Pillar 3 Risk Disclosures

Further on Risk Management

Internal Audit

The Internal Auditor is appointed by the Board of Directors and reports directly to the Board. The Board sets the Internal Auditor a charter which sets out the responsibilities associated with the position and the scope of the work. The role of the Internal Auditor is to provide independent and objective assurance and advice designed to add value and improve the Bank's operations. The scope of the audit is the Bank, its subsidiaries and pension funds serviced by Arion Bank.

Internal Audit is governed by the audit charter, the FME’s guidelines on the internal audit function in financial institutions and international standards on internal auditing.

Accounting and auditing

The Bank’s Finance division is responsible for preparing the accounts and this is done in accordance with the International Financial Reporting Standards (IFRS). The Bank publishes its financial statement on a quarterly basis and management statements are generally submitted to the Board ten times a year. The Board Audit Committee examines the annual financial statement and interim financial statements, while the external auditors review and audit the accounts twice a year. The Board Audit Committee gives its opinion on the accounts to the Board of Directors, which then approves and endorses the accounts.

Cornerstones and code of ethics

Arion Bank’s cornerstones is the name used to describe the Bank’s core values. The cornerstones are designed to provide guidance when making decisions and in everything else employees say and do. They refer to the Bank’s role, attitude and conduct. Arion Bank’s cornerstones are we find solutionswe make a difference, we get things done and we say what we mean.

The management and employees of Arion Bank are conscious of the fact that the Bank’s activities affect different stakeholders and society at large. The Bank’s code of ethics is designed to serve as a key to responsible decision-making at Arion Bank. The code of ethics is approved by the Board of Directors.


Arion Bank’s sustainability policy bears the title Together we make good things happen and signifies that the Bank wants to act as a role model in responsible and profitable business practices, taking into account the environment, the economy and the society in which we live and work.

Arion Bank shows its commitment to sustainable banking by making a difference to our customers and performing our role as a financial institution conscientiously and responsibly. Arion Bank takes an active role in our society and its development. Financial institutions are one of the pillars of society and our role is to help our customers, both individuals and companies, reach their goals. We place great importance on doing things fairly with the interests of our customers, employees, investors and the community at heart.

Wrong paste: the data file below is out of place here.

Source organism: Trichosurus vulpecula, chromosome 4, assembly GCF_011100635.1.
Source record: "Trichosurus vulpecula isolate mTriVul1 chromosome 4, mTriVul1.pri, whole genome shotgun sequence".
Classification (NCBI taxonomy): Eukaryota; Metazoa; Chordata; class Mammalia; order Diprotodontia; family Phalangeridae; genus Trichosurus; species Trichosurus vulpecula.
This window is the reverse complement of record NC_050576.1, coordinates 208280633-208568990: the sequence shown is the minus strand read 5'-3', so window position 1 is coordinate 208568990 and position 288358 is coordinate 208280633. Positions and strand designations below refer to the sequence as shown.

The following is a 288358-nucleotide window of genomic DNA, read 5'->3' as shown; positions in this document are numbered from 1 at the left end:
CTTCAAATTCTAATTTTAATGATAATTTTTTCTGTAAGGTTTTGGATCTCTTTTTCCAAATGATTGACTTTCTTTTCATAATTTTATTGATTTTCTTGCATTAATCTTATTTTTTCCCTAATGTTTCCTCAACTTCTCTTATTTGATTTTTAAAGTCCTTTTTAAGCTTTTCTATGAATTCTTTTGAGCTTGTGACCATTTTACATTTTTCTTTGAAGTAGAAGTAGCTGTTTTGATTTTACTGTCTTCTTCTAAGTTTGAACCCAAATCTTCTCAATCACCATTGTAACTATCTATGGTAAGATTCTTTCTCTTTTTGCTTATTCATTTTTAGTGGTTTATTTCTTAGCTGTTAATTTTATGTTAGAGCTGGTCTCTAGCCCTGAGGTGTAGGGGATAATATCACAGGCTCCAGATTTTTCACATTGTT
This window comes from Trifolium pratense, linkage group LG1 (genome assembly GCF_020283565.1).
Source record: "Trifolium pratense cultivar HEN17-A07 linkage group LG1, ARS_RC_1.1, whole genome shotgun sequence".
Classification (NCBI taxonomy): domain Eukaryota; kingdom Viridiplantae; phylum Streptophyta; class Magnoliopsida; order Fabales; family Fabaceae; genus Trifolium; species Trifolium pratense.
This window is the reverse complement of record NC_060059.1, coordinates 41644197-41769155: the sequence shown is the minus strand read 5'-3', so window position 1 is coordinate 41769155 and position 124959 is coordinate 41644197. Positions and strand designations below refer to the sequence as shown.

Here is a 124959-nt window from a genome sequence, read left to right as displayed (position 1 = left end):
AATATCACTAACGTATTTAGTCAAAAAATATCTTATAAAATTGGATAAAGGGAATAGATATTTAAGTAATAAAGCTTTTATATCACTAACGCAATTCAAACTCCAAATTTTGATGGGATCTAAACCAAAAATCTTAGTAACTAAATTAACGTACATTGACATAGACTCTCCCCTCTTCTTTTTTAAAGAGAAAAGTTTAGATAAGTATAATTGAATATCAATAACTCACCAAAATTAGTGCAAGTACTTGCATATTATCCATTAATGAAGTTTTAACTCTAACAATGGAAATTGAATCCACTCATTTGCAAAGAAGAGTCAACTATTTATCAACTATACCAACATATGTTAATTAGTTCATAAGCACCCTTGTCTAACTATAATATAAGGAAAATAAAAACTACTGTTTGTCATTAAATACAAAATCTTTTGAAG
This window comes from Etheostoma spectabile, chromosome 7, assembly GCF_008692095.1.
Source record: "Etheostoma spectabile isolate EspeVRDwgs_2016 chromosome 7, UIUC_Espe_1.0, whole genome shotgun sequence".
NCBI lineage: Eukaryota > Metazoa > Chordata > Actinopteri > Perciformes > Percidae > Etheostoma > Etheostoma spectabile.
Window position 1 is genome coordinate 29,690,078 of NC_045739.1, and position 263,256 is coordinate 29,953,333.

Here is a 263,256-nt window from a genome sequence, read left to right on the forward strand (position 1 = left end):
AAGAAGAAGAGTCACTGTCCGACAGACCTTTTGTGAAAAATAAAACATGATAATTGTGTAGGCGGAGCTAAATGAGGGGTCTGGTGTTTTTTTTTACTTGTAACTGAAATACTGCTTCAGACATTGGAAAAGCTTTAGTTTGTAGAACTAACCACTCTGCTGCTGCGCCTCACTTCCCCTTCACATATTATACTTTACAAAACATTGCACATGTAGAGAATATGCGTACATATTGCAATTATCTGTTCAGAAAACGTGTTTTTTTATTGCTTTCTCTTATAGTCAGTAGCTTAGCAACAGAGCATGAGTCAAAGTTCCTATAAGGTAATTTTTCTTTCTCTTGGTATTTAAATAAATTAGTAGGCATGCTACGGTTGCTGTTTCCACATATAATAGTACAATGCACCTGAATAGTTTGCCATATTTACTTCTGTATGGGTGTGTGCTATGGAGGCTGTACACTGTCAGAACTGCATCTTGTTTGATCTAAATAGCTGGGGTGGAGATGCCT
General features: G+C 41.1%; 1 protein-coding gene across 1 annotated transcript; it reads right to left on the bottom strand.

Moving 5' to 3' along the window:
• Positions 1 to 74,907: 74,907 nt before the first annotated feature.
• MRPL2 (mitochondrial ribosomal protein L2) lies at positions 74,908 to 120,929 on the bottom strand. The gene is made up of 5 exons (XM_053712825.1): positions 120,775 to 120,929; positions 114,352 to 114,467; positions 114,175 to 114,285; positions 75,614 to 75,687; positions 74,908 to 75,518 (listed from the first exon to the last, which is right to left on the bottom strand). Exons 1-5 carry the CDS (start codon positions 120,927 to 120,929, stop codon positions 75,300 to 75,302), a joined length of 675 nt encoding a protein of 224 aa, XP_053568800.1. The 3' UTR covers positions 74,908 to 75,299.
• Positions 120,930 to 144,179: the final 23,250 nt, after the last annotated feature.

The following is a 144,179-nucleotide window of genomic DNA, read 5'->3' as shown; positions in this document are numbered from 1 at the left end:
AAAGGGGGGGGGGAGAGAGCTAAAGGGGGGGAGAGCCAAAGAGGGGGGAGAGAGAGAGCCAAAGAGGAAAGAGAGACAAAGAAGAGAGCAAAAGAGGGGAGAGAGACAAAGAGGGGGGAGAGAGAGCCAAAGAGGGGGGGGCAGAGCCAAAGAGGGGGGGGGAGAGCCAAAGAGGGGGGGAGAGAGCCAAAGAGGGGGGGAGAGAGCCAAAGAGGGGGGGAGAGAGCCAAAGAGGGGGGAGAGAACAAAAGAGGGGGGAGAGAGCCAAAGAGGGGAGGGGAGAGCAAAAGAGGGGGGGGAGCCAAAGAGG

Arion Bank has been a partner of Festa, the Icelandic Center for Corporate Social Responsibility, for several years and since 2014 has been a signatory to the CEO Statement of Support for the Women’s Empowerment Principles (UN Women and UN Global Compact). In 2015 the Bank signed the City of Reykjavík and Festa’s Declaration on Climate Change and has published its environmental accounts since 2016. Arion Bank has been a signatory to the UN Global Compact, the UN's initiative to encourage businesses to adopt sustainable and socially responsible practices, since the end of 2016. The Bank has also complied with the UN’s Principles for Responsible Banking (UN PRI) since the end of 2017. In September 2019 the Bank became a signatory to the UN Principles for Responsible Banking (UN PRB), the goal of which is to align banking with international goals and commitments such as the UN Sustainable Development Goals and the Paris Climate Agreement.

Arion Bank’s activities are governed by the provisions of the Annual Accounts Act on non-financial reporting, which, among other things, apply to the status and influence of the company in respect of environmental, social and human resources issues. Non-financial reporting in the annual report is based on the Global Reporting Initiative, GRI Core and the ESG reporting guide for the Nasdaq Nordic and Baltic exchanges.

The Board of Directors has adopted an environment and climate policy. Under the policy the Bank focuses its attention on financing projects on sustainable development and green infrastructure, require that suppliers take into account the environmental and climate impact of their activities and reduce its own greenhouse gas emissions by 40% by 2030.

Further on sustainability

Board of Directors and committees